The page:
AUSTIN — Decisions on how fast to send out a state worker to see a child who may be abused or neglected begin at a statewide call center in Austin.
The Statewide Intake employs 310 trained workers who review reports of abuse, neglect and exploitation involving children, the elderly and the mentally disabled that are made through the Texas Abuse Hotline.
Intake specialists enter all data from reports received, assign a priority level and route them to the appropriate program — Child Protective Services, Child Care Licensing or Adult Protective Services – and geographic region.
Last year, there were about 782,000 reports. Almost 78 percent were received by phone. Many are questions and special requests. Just over half are actual allegations of maltreatment.
Of those, two-thirds go to CPS. Nearly three-quarters of the reports it gets come from school and medical personnel, police, and noncustodial parents and other relatives.
Statewide Intake notifies law enforcement of all reported abuse and neglect of children.
If CPS under law would have primary responsibility to investigate, intake workers assess, first, whether the reporting person has described maltreatment. If so, they determine if the tipster provided enough detail for an investigation to be begun. They also weigh whether a report is “inconsistent with the known circumstances found in a recently closed case,” according to the CPS handbook.
After weeding out the incomplete or questionable tips, intake workers must decide how urgently children and families need to be seen.
A case is Priority 1 — or “P1” — if “a child appears to face an immediate threat to his or her safety or is in immediate risk of abuse or neglect that could result in death or serious harm,” the handbook says.
Certain other circumstances automatically upgrade an allegation to a P1. For example, if in the past 12 months, CPS was unable to complete an investigation into a child-maltreatment report about the family, the case is given top priority.
A tip can be rated Priority None –or “PN” – if intake workers have no current worries about a child’s safety and there’s no risk of recurrence of some past mistreatment.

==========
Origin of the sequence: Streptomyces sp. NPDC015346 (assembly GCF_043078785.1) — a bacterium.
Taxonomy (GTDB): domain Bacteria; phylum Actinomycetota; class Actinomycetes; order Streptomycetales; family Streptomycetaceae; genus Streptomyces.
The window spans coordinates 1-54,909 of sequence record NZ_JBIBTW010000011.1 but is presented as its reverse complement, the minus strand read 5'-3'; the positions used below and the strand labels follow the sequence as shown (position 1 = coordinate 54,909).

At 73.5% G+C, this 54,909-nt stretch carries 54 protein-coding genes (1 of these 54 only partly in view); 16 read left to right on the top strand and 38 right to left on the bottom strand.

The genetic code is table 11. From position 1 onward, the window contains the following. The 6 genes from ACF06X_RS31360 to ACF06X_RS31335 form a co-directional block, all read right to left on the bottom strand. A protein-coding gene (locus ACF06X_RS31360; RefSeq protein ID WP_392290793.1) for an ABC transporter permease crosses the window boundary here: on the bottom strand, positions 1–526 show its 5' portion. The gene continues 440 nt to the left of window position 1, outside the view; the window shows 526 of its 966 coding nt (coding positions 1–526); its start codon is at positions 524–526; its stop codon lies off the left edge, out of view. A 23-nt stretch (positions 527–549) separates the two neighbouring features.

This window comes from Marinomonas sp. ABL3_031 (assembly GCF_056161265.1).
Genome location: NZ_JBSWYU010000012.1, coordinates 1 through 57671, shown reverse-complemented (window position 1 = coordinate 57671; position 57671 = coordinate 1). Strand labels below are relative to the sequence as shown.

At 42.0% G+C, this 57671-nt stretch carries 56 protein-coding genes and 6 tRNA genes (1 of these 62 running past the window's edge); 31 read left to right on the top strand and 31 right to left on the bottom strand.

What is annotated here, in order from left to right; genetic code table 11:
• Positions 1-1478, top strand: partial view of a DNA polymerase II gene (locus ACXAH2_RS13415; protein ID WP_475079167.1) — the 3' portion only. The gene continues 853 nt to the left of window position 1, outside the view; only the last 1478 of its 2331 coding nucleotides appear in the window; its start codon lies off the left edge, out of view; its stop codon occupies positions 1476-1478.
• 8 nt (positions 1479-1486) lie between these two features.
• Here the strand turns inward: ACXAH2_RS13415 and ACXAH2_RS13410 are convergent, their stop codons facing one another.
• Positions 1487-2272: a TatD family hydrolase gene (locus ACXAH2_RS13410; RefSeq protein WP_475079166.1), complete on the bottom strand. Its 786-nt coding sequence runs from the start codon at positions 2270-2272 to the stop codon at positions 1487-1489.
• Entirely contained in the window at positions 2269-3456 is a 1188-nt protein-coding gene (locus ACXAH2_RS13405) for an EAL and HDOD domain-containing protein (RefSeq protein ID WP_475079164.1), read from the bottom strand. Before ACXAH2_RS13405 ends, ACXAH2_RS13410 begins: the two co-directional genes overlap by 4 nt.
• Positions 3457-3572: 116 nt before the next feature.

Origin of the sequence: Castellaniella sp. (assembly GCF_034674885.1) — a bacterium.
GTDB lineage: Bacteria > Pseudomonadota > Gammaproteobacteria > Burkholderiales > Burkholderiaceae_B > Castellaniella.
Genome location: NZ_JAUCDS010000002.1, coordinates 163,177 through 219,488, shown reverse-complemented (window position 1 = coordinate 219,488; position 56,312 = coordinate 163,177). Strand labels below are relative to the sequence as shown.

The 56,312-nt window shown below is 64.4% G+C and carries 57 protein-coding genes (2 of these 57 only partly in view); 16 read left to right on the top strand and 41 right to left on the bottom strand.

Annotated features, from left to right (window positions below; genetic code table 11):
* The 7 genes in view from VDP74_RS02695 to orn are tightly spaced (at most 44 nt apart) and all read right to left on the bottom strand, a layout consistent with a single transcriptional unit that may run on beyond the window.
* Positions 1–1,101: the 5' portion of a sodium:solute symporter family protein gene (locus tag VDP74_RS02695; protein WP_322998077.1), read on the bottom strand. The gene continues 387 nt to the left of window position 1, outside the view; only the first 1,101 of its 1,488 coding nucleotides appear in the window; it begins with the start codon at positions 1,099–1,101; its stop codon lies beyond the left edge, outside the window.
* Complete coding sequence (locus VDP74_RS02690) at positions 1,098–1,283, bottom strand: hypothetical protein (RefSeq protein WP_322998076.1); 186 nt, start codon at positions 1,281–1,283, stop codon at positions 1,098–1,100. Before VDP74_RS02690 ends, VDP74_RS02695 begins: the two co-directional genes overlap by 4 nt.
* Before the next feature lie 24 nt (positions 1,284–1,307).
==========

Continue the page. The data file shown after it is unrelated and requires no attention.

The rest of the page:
“For example, a child reports that she was sexually abused by an uncle six years ago,” the handbook explains. “The parents are protective. The uncle lives in a nursing home and has no access to the child.”
In limited instances, reports are initially deemed PN until a key piece of information that is missing can be obtained by CPS field workers in the regions. For instance, a worker might need to call a school nurse to learn whether and how a child has been injured.
All other cases the intake specialists determine CPS needs to investigate – and aren’t P1 or PN — are Priority 2, or P2.
Last year, of the 252,000 abuse-neglect cases that CPS investigated, 20 percent began as P1 intakes; and 61 percent as P2s. Seventeen percent were PNs and 2 percent were classified as being part of a new “alternative response” program that diverts low- and moderate-risk cases from traditional investigation to a more service-oriented, family-centered type of casework.
Once a prioritized report leaves Statewide Intake, it goes to one of CPS’ 11 regional offices.
There, state law allows the agency to contact school counselors, family physicians, clergy or other credible sources to see if a child’s safety can be ensured without actual investigation.
In cases that involve children 6 or older, the screener does the review. If there are alleged victims younger than 6, a CPS supervisor does the review. Supervisors and screeners can leave the priority on a report assigned by Statewide Intake unchanged; lower or raise the priority; or close the case if the child is determined to be safe.
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